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History of French Guiana

Early History

The history of French Guiana spans many centuries. Before the first Europeans arrived, there was no written history in the territory. It was originally inhabited by a number of Native American peoples, among them the Carib, Arawak, Emerillon, Galibi, Palikour, Wayampi (also known as Oyampi) and Wayana. The first Europeans arrived in the expeditions of Christopher Columbus, shortly before 1500.

Beginnings of European Involvement

In 1498, French Guiana was first visited by Europeans when Christopher Columbus sailed to the region and named it the "Land of Pariahs". In 1604 France attempted to settle the area but was forced to abandon it in the face of hostility from the Portuguese, who viewed it as a violation of the Treaty of Tordesillas. French settlers returned, however, in 1643 and managed to establish a settlement at Cayenne along with some small-scale plantations. This second attempt would again be abandoned following attacks by Native Americans. The French returned once more in 1664, and founded a second settlement at Sinnamary (this was attacked by the Dutch in 1665).

In 1667, the British seized the area. Following the signing of the Treaty of Breda on July 31, 1667, the area was given back to France, though the Dutch briefly occupied it for a period in 1676.

Consolidation of French Rule

After the Treaty of Paris in 1763, which deprived France of almost all its possessions in the Americas other than Guiana and a few islands, Louis XV sent thousands of settlers to Guiana. They were lured there with stories of plentiful gold and easy fortunes to be made. Instead they found a land filled with hostile natives and tropical diseases. One and a half years later only a few hundred had survived. These fled to three small islands that could be seen off shore and named them the Iles de Salut (or "Islands of Salvation"). The largest was called Royal Island, another Saint Joseph (after the patron saint of the expedition), and the smallest of the islands, surrounded by strong currents, Île du Diable (the infamous "Devil's Island"). When the survivors of this ill-fated expedition returned home, the terrible stories they told of the colony left a lasting impression in France.

In 1794, after the death of Robespierre, 193 of his followers were sent to French Guiana. In 1797, the Republican general Pichegru and many deputies and journalists were also sent to the colony. When they arrived they found that only 54 of the 193 deportées sent out three years earlier were left; 11 had escaped, and the rest had died of tropical fevers and other diseases. Pichegru managed to escape to the United States and then returned to France, where he was eventually executed for plotting against Napoleon Bonaparte.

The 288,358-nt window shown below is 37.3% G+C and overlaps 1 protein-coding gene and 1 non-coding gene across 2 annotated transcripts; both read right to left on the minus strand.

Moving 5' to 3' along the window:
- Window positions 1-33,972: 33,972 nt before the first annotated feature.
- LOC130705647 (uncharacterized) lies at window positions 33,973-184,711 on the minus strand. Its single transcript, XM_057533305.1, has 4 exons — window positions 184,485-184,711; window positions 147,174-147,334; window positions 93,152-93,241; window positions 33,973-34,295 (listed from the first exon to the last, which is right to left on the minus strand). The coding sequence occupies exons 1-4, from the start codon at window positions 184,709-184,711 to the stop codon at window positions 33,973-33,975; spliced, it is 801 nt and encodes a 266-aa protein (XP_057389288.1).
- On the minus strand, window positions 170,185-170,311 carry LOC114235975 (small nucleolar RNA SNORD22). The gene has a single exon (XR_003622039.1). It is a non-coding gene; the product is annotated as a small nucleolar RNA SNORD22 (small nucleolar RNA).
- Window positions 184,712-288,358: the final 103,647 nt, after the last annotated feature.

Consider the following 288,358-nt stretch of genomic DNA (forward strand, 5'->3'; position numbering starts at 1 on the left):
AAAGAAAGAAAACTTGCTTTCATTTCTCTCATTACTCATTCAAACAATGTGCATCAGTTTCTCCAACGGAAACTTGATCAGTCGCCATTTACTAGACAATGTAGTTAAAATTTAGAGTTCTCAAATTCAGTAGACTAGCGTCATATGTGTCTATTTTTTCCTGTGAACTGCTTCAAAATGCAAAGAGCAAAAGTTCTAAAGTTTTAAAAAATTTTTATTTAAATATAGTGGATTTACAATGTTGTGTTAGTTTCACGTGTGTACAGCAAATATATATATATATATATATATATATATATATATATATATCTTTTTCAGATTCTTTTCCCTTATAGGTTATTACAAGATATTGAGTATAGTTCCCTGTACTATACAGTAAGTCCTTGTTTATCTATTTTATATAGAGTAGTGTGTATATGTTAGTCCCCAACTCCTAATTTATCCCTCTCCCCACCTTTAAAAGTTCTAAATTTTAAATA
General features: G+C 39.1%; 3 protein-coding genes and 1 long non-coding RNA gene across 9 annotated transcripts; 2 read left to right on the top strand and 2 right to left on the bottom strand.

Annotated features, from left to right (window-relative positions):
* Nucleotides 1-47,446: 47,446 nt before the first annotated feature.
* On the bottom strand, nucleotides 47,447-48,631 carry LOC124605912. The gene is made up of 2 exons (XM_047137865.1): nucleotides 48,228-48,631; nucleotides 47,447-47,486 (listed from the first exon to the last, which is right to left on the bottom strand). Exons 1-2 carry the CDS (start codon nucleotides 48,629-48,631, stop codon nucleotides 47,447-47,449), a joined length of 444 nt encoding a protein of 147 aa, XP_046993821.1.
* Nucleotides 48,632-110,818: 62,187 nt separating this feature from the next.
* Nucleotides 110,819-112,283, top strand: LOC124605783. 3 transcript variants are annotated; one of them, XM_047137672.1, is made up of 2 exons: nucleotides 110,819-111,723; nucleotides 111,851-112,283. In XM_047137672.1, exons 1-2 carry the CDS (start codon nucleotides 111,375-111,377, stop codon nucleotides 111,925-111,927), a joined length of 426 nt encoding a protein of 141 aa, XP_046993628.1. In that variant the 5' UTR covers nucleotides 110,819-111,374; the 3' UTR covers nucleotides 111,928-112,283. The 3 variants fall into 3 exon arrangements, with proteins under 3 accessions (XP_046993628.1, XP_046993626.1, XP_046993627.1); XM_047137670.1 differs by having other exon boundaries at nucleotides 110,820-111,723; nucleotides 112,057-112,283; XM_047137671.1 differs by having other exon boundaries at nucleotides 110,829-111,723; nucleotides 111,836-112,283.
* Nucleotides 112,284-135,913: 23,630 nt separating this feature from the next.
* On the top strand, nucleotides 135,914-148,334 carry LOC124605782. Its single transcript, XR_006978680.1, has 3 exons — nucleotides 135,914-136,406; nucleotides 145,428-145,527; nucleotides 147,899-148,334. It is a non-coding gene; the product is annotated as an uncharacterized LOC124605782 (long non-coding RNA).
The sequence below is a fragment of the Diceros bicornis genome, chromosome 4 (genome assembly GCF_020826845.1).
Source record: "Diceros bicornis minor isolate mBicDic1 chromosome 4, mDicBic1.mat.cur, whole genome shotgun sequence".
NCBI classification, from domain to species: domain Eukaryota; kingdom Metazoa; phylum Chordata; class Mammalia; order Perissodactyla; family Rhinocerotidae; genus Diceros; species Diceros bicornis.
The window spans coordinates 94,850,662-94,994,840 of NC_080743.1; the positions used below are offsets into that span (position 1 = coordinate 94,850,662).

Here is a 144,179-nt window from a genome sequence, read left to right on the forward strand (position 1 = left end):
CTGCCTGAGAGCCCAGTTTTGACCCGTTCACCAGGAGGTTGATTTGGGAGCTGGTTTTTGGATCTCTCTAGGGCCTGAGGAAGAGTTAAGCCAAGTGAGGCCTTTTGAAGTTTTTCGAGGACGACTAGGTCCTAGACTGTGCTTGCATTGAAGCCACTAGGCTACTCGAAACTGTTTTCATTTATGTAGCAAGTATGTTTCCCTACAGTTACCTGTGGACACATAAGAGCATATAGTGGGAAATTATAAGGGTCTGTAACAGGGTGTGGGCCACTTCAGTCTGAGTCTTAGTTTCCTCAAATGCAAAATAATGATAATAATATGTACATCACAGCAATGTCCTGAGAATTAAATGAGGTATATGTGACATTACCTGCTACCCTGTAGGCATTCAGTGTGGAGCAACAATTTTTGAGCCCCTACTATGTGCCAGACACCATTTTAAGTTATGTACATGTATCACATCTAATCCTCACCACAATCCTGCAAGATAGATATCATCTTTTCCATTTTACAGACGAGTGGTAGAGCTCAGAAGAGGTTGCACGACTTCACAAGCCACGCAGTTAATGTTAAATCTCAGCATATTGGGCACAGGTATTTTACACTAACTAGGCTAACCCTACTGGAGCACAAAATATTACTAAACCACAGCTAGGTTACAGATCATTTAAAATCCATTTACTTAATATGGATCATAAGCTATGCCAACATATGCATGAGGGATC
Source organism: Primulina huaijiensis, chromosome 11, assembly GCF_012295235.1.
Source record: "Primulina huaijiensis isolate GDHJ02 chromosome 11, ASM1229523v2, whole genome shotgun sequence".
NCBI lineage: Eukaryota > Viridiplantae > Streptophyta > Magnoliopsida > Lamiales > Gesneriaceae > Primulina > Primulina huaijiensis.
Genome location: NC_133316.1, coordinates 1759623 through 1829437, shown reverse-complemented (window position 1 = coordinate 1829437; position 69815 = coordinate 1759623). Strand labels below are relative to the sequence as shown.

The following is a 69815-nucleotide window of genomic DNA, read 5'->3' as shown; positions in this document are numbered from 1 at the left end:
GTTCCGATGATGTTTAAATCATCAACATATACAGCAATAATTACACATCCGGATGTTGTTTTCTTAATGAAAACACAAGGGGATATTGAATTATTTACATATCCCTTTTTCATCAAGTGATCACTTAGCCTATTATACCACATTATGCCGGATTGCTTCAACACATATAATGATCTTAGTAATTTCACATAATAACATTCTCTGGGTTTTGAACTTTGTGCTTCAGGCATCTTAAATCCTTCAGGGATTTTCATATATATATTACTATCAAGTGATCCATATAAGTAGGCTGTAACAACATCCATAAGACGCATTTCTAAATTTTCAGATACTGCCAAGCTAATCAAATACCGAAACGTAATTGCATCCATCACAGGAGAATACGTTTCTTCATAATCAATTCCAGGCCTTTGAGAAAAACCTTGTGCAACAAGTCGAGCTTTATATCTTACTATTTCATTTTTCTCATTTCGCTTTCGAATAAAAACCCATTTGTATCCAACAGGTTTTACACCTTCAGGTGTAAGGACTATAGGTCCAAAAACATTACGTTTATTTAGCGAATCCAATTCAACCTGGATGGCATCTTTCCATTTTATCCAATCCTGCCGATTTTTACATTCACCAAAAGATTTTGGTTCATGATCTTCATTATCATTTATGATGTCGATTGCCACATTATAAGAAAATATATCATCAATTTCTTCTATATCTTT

Later on, slaves were imported from Africa and plantations were established along the more disease-free rivers. Exports of sugar, hardwood, cayenne pepper, and other spices brought a certain prosperity to the colony for the first time. Cayenne, the capital, was surrounded by plantations, some of which had several thousand slaves.

1800s and the Penal Era

In 1809, an Anglo-Portuguese naval squadron took French Guiana (ousting governor Victor Hugues) and gave it to the Portuguese in Brazil. However with the signing of the Treaty of Paris in 1814 the region was handed back to the French, though a Portuguese presence remained until 1817.

In 1848, France abolished slavery and the ex-slaves fled into the rainforest, setting up communities similar to the ones from which they had been taken captive in Africa. Now called Maroons, from the French word for "fugitive", they formed a sort of buffer zone between the Europeans who settled along the coast and main rivers, and the unconquered, and often hostile, Native American tribes of Arawak living in the inland regions. Without the availability of slave labour the plantations were soon taken over by the jungle and the planters ruined.

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